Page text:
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Eidam v. County of Berrien

United States District Court, W.D. Michigan, Southern Division

December 31, 2019

COUNTY OF BERRIEN et al., Defendants.



         This is a civil rights action brought by a state prisoner under 42 U.S.C. § 1983. Under the Prison Litigation Reform Act, Pub. L. No. 104-134, 110 Stat. 1321 (1996) (PLRA), the Court is required to dismiss any prisoner action brought under federal law if the complaint is frivolous, malicious, fails to state a claim upon which relief can be granted, or seeks monetary relief from a defendant immune from such relief. 28 U.S.C. §§ 1915(e)(2), 1915A; 42 U.S.C. § 1997e(c). The Court must read Plaintiff's pro se complaint indulgently, see Haines v. Kerner, 404 U.S. 519, 520 (1972), and accept Plaintiff's allegations as true, unless they are clearly irrational or wholly incredible. Denton v. Hernandez, 504 U.S. 25, 33 (1992). Applying these standards, the Court will dismiss, for failure to state a claim, Plaintiff's Fourteenth Amendment deprivation of property without due process, access to the courts, and deprivation of adequate medical care for failure to treat his tooth claims. The Court will further dismiss Defendant Berrien County from Plaintiff's claim of deprivation of adequate medical care for denying Plaintiff his medication.


         I. Factual Allegations

         Plaintiff is presently incarcerated with the Michigan Department of Corrections (MDOC) at the Charles Egeler Reception & Guidance Center (RGC) in Jackson, Jackson County, Michigan. The events about which he complains, however, occurred at the Berrien County Jail, in St. Joseph, Berrien County, Michigan. Plaintiff sues Berrien County and Sheriff L. Paul Bailey in his official and individual capacities.

         Plaintiff alleges a series of discrete events he experienced as a pretrial detainee between August and October 2019.

         In August 2019, while incarcerated at Berrien County Jail, Plaintiff broke a tooth when he bit into a rock while eating his meal. He pushed an emergency button immediately to alert jail staff and requested medical help. Plaintiff waited two to three hours before a nurse arrived to examine him. Plaintiff was provided ibuprofen, but his tooth was not repaired. Plaintiff filed a grievance requesting repair of his tooth, which was denied. Plaintiff appealed the grievance decision, but Defendant Bailey denied the appeal.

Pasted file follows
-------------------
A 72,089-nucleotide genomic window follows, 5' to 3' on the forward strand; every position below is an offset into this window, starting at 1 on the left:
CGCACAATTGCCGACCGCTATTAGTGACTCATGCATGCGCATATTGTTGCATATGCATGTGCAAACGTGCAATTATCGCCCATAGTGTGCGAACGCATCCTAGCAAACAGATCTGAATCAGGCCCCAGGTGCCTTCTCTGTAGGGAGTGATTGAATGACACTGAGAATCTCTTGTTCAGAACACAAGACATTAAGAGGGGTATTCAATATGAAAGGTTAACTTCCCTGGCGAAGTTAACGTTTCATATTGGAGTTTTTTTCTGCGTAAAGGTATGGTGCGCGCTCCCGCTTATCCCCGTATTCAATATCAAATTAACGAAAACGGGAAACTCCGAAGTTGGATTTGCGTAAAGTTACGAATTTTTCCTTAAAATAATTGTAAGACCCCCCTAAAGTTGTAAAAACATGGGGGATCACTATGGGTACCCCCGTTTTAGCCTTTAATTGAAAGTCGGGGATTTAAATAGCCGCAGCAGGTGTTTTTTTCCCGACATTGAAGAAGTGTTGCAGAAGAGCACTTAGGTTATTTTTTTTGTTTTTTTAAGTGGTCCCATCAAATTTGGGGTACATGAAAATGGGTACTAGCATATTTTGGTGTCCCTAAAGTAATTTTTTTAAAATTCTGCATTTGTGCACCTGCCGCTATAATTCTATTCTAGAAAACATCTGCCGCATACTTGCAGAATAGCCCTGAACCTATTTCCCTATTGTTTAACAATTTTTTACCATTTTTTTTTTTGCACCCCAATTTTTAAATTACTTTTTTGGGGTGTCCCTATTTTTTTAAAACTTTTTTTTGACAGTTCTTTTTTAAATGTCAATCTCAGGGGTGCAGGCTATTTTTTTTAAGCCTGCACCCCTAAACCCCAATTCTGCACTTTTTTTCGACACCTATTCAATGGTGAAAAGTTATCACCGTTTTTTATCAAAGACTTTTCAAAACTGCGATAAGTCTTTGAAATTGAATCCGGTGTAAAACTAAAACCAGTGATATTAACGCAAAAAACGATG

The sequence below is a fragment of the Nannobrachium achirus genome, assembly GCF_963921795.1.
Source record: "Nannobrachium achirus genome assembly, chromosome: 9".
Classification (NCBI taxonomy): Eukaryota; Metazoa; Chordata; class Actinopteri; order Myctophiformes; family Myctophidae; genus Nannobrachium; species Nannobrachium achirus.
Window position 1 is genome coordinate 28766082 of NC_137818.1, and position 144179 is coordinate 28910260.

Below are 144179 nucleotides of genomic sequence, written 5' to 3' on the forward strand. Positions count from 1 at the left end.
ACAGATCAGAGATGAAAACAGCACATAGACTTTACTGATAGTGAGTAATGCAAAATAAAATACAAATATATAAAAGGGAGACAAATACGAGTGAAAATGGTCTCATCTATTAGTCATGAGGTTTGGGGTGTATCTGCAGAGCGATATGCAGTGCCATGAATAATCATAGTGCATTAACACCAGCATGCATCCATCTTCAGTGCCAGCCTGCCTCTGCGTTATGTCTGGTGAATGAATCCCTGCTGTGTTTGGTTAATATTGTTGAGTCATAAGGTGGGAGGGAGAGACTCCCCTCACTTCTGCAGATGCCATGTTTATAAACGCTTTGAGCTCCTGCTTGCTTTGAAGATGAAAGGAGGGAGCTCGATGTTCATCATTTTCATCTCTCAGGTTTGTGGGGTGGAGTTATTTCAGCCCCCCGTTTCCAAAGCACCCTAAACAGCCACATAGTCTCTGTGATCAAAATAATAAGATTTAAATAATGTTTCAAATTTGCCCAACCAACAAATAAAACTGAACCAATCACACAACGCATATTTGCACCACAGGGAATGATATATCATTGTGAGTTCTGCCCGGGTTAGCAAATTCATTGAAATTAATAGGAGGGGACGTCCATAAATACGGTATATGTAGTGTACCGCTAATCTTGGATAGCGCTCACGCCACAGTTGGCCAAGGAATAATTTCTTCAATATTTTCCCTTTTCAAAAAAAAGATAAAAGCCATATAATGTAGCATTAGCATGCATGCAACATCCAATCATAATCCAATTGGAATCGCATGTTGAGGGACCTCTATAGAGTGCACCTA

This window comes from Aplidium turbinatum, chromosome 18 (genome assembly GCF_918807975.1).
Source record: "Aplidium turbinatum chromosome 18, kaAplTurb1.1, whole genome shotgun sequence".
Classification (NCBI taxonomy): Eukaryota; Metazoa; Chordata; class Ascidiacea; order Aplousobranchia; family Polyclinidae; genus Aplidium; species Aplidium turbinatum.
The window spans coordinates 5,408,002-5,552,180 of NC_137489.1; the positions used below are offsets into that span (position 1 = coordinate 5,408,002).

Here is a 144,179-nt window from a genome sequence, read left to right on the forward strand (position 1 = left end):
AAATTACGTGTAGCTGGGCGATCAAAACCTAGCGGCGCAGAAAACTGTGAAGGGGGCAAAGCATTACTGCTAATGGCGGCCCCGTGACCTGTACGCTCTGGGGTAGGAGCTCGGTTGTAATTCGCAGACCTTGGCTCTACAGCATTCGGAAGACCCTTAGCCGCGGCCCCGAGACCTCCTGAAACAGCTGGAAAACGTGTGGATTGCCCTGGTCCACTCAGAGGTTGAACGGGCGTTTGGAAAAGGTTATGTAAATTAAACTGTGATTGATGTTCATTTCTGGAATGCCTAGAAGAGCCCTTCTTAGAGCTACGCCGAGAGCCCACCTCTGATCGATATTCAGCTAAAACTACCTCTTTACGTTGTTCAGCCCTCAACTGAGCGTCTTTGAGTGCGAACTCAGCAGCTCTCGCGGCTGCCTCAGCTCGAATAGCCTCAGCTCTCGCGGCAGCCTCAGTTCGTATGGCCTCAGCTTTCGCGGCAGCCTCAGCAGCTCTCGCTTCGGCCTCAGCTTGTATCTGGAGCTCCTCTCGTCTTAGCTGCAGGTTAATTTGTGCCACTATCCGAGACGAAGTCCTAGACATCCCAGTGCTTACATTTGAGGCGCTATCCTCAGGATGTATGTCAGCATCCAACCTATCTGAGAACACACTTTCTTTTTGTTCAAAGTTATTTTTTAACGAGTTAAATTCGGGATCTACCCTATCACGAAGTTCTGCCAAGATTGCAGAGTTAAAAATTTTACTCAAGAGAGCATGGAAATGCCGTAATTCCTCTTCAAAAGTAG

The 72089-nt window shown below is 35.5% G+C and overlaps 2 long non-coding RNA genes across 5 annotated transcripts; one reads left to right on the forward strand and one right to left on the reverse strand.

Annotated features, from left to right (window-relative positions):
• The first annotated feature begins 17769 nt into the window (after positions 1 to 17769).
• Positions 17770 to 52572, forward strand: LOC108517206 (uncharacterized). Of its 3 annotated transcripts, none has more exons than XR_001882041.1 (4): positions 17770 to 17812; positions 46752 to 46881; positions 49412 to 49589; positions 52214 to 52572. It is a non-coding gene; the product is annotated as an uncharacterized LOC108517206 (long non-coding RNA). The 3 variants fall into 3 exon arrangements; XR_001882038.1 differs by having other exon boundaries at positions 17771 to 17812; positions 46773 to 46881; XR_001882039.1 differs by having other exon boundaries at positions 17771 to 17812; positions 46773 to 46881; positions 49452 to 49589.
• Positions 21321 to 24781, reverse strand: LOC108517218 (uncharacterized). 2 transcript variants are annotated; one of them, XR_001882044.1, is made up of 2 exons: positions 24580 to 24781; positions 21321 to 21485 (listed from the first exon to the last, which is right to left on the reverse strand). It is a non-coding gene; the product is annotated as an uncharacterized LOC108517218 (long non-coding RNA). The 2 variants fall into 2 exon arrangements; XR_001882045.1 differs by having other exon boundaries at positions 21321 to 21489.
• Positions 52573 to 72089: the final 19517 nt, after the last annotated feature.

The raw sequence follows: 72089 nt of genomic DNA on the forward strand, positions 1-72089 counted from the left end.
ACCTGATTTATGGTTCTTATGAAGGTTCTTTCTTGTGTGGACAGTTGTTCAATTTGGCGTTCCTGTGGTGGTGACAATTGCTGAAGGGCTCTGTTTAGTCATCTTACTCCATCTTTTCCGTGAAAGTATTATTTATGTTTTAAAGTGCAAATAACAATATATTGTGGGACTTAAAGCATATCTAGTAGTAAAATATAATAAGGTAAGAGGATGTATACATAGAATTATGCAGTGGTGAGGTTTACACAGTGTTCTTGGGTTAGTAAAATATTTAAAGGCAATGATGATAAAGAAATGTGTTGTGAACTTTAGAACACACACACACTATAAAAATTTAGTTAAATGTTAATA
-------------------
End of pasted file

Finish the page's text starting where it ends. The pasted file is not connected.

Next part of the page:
Approximately two months later, in October 2019, Defendant Bailey ordered deputies to remove all books, including Plaintiff's religious texts and his sudoku book, from Dorm 2E where Plaintiff was held. The reason given for the purge was bed bugs may hide in the books. Plaintiff alleges, however, that a dog capable of detecting bed bugs had cleared Dorm 2E the day prior. Exterminators did not treat Dorm 2E, and neither clothes nor linens were exchanged. Plaintiff's books were not returned, and replacements were not provided.

         At some unspecified time, Plaintiff requested a pen, envelope, and stamps to file the instant suit. Plaintiff was told that, with indigent status, he could receive three stamps each week. He could purchase a pen and manila envelope only when no longer indigent. Plaintiff alleges the stamp policy forced him to choose between writing, for example, this court, his attorney in his criminal case, his criminal court, and his wife. Plaintiff further alleges that Defendants refused to cooperate in his efforts to petition for leave in the instant case to proceed in forma pauperis.

         Additionally, during his detainment with Berrien County, “Defendants[1] have refused to give [Plaintiff] all [his] psych medication” for 120 days. (Compl., ECF No. 1, PageID.5.) Plaintiff alleges that he was not given Adderall, Klonopin, Gabapentin, or Prazosin as prescribed. Instead, “[w]ithout seeing a psychiatrist, doctor or having [Plaintiff's] medical records they felt [Plaintiff] should only get lithium . . . [and] Effexor.” (Id.) As a result, Plaintiff suffered from seizures, headaches, terror dreams and a manic episode.

         Plaintiff seeks $113, 002.20 in compensatory damages and $170, 000 in punitive damages.

         II. Failure to State a Claim